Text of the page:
Staying Up On Furnace Maintenance

Tips For Resolving Tree Roots In Your Sewer Lines

If you own a home, you are responsible for the parts of your sewer line that are directly on your property. This means that, should tree roots come into your sewer lines and halt the flow of your line or make water drain more slowly from the sinks and tubs in your home, you will need to resolve the issue on your own. Here are some ways that you can resolve tree roots in your sewer lines.

1. Have It Snaked First

Your first step is to make sure that you restore the flow of water going through your sewer line. In order to do this, you will need to hire a professional plumber to come and snake your sewer line and pull out the parts of the tree roots that are clogging it. This is not a permanent solution due to the fact that the roots will simply grow back in similar locations within the sewer line. However, more permanent solutions can take a long time and it is important to make sure that you are able to use your tubs and sinks without having to worry about disposing of the leftover water manually.

If a professional company is charging a price that is higher than what you would prefer to pay to have your sewer line snaked, contact the branch of your city government that is in charge of the sewer lines. They are often able to refer people in their city to plumbing companies and guarantee that whomever they refer will get a discount. Talk to your city for more details.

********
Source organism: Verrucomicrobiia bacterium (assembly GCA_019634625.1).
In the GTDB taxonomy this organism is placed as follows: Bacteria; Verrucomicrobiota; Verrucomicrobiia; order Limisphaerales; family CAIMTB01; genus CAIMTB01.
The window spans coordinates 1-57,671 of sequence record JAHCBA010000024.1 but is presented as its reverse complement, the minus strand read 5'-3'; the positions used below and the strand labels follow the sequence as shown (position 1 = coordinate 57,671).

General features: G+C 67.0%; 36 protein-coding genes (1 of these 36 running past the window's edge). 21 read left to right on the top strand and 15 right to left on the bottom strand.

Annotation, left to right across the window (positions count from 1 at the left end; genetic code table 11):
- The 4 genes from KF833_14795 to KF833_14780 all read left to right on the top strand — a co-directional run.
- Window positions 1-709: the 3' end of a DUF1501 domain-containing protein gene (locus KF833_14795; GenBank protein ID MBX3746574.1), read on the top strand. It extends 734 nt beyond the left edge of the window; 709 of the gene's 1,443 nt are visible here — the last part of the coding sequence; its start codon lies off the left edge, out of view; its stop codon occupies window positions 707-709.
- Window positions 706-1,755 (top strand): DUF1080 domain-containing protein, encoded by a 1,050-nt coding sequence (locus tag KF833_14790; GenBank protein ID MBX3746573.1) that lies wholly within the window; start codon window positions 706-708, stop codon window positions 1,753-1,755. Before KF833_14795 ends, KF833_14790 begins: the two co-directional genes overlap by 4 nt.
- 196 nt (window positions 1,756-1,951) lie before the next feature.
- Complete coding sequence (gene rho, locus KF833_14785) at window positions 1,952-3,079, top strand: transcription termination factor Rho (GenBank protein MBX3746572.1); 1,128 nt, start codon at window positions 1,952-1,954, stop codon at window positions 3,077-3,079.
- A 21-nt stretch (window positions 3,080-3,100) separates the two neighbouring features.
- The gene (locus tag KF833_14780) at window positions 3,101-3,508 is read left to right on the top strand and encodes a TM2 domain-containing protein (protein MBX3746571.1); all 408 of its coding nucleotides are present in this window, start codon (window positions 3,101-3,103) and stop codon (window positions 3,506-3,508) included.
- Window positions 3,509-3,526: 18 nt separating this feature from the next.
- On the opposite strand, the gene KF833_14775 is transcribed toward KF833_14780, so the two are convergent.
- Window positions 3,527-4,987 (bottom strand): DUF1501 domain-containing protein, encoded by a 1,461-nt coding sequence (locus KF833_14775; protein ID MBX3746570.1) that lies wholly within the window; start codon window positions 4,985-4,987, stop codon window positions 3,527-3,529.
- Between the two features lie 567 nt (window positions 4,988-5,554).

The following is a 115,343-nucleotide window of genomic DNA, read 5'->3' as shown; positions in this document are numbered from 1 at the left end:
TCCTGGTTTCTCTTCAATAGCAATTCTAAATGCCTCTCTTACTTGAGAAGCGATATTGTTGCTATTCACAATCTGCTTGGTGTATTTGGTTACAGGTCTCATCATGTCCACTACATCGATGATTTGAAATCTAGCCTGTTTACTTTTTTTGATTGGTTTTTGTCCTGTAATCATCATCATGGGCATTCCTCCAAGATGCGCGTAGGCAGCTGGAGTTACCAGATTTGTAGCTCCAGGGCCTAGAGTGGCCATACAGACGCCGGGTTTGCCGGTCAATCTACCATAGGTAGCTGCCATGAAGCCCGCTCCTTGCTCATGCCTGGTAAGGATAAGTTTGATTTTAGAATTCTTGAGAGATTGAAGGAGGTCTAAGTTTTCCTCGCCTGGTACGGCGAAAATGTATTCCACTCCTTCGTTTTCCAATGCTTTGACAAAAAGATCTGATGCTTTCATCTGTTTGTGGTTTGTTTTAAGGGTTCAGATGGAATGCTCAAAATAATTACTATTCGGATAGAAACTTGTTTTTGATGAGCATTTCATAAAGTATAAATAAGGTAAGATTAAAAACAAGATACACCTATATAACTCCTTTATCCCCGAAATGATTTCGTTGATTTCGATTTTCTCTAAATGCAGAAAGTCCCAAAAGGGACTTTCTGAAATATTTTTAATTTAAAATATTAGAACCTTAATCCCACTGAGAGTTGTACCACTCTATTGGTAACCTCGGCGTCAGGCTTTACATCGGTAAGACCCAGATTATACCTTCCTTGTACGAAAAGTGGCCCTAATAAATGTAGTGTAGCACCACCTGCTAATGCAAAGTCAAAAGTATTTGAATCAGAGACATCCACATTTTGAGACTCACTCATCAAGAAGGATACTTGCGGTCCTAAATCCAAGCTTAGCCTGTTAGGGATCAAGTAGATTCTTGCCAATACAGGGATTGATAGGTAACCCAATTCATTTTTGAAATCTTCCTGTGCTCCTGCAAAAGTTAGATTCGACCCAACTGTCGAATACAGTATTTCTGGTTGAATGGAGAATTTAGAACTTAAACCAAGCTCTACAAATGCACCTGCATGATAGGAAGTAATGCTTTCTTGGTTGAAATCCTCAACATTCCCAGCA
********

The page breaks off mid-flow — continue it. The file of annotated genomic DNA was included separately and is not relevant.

2. Flush Copper Sulfate Down the Line

In order to resolve the roots more permanently, you can utilize copper sulfate or a commercial root removal solution that contains copper sulfate as one of its main ingredients. Copper sulfate will help kill off the roots that might be growing in your sewer line, resulting in them withering, falling off, and being swept down the sewer line. The copper sulfate will not kill any trees however because the sulfate will not make it past the roots. In order to use copper sulfate, take between half of a cup and one cup of the copper sulfate or the commercial solution. Then, dump it into your toilet. Flush the toilet twice. This will force the solution down the sewer line and allow you to ensure that it makes it to the roots that are causing the blockage.

Do this each time you notice that your sink or tub is not draining at its usual speed and have made sure that it wasn't a result of a kitchen or hair clog.

For more information, talk to a company that specializes in sewer line and drain cleaning.

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